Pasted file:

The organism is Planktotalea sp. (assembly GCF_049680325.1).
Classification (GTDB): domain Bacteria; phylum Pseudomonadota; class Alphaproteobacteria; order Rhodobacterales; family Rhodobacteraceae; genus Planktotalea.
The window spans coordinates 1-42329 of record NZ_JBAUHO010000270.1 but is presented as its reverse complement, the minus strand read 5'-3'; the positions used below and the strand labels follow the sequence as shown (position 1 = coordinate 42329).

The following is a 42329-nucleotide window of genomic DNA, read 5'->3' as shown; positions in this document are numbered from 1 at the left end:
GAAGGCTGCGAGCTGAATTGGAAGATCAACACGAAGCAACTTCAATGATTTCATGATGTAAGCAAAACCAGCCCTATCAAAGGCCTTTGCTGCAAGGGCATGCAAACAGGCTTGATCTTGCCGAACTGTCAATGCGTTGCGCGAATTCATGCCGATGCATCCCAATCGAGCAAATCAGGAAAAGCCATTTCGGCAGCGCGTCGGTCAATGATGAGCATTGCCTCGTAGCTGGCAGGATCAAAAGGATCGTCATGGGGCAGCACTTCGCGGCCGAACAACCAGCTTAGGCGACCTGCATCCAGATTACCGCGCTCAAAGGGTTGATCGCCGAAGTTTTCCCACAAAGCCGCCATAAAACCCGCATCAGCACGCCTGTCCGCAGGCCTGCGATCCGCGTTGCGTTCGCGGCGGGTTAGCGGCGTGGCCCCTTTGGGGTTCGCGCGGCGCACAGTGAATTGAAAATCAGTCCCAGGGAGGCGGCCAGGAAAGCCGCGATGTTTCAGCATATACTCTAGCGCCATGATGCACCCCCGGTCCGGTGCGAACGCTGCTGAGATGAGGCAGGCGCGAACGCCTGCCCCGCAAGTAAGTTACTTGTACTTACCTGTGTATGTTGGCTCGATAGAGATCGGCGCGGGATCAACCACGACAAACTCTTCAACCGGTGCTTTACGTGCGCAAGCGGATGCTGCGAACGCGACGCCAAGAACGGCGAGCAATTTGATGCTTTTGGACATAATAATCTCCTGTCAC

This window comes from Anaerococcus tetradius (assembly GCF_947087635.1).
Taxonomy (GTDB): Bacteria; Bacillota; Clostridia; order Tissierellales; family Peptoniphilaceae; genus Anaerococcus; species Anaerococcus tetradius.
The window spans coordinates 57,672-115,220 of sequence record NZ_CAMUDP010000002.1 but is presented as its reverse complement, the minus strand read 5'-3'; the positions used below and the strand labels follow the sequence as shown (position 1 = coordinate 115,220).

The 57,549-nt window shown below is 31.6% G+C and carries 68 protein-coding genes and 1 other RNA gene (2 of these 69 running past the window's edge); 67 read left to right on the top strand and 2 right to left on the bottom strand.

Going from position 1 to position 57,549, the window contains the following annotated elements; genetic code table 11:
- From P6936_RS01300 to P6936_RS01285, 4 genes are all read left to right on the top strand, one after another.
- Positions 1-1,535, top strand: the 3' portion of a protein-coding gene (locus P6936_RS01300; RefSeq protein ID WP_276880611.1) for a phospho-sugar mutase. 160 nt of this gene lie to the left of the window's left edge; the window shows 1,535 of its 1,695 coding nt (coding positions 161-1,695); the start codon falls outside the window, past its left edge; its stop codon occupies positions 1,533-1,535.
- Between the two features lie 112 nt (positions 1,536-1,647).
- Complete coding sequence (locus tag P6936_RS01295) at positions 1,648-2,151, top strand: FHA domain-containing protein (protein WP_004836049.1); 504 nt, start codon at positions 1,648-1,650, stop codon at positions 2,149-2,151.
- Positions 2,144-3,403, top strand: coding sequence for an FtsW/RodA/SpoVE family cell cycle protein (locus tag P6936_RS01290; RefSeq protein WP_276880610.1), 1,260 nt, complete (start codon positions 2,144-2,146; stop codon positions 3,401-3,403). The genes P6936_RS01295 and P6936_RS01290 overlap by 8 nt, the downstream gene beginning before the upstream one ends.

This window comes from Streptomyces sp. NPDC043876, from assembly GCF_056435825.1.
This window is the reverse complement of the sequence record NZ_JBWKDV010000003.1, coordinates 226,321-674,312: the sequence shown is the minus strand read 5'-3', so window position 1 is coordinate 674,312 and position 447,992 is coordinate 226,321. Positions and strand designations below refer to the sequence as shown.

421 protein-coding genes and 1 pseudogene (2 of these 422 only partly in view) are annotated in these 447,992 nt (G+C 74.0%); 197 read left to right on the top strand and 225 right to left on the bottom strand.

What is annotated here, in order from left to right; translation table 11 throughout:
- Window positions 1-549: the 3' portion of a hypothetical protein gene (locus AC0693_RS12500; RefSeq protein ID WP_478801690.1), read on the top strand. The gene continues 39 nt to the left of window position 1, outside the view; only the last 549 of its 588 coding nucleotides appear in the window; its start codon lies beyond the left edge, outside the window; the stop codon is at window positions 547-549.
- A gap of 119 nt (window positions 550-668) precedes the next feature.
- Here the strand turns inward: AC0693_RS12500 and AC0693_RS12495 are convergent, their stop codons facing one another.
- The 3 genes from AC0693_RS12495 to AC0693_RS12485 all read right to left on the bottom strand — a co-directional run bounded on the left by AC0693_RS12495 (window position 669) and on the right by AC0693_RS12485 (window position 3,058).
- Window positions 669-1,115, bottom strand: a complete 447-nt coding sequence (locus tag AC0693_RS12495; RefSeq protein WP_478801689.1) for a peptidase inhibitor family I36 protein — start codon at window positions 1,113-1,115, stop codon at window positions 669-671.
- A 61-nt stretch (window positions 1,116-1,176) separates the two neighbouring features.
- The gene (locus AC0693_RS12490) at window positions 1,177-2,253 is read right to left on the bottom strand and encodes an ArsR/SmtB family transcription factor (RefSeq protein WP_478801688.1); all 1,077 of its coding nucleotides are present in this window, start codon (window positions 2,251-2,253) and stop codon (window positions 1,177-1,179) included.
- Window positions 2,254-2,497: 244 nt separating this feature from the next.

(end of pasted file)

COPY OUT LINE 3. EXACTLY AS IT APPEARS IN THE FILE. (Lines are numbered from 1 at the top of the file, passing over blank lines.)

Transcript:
The window spans coordinates 1-42329 of record NZ_JBAUHO010000270.1 but is presented as its reverse complement, the minus strand read 5'-3'; the positions used below and the strand labels follow the sequence as shown (position 1 = coordinate 42329).